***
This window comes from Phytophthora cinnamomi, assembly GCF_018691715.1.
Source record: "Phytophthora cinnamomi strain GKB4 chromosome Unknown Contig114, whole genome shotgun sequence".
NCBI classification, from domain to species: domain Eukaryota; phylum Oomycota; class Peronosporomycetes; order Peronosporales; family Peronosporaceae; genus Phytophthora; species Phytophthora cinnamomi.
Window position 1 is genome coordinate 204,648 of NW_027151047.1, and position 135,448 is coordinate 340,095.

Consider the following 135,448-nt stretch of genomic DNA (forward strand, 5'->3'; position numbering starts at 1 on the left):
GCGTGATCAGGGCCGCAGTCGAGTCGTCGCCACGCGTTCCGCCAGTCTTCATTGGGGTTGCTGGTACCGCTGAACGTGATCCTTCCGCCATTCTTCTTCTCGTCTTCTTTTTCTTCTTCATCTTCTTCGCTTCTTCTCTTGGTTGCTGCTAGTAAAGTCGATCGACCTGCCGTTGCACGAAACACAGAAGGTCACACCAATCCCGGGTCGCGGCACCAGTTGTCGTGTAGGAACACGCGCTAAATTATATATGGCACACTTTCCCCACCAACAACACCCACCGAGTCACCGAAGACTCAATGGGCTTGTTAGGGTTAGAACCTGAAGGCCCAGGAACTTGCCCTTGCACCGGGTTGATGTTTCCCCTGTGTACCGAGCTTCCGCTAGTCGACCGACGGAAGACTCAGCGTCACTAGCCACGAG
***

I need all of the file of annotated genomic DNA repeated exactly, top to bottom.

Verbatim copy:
This window comes from Phytophthora cinnamomi, assembly GCF_018691715.1.
Source record: "Phytophthora cinnamomi strain GKB4 chromosome Unknown Contig114, whole genome shotgun sequence".
NCBI classification, from domain to species: domain Eukaryota; phylum Oomycota; class Peronosporomycetes; order Peronosporales; family Peronosporaceae; genus Phytophthora; species Phytophthora cinnamomi.
Window position 1 is genome coordinate 204,648 of NW_027151047.1, and position 135,448 is coordinate 340,095.

Consider the following 135,448-nt stretch of genomic DNA (forward strand, 5'->3'; position numbering starts at 1 on the left):
GCGTGATCAGGGCCGCAGTCGAGTCGTCGCCACGCGTTCCGCCAGTCTTCATTGGGGTTGCTGGTACCGCTGAACGTGATCCTTCCGCCATTCTTCTTCTCGTCTTCTTTTTCTTCTTCATCTTCTTCGCTTCTTCTCTTGGTTGCTGCTAGTAAAGTCGATCGACCTGCCGTTGCACGAAACACAGAAGGTCACACCAATCCCGGGTCGCGGCACCAGTTGTCGTGTAGGAACACGCGCTAAATTATATATGGCACACTTTCCCCACCAACAACACCCACCGAGTCACCGAAGACTCAATGGGCTTGTTAGGGTTAGAACCTGAAGGCCCAGGAACTTGCCCTTGCACCGGGTTGATGTTTCCCCTGTGTACCGAGCTTCCGCTAGTCGACCGACGGAAGACTCAGCGTCACTAGCCACGAG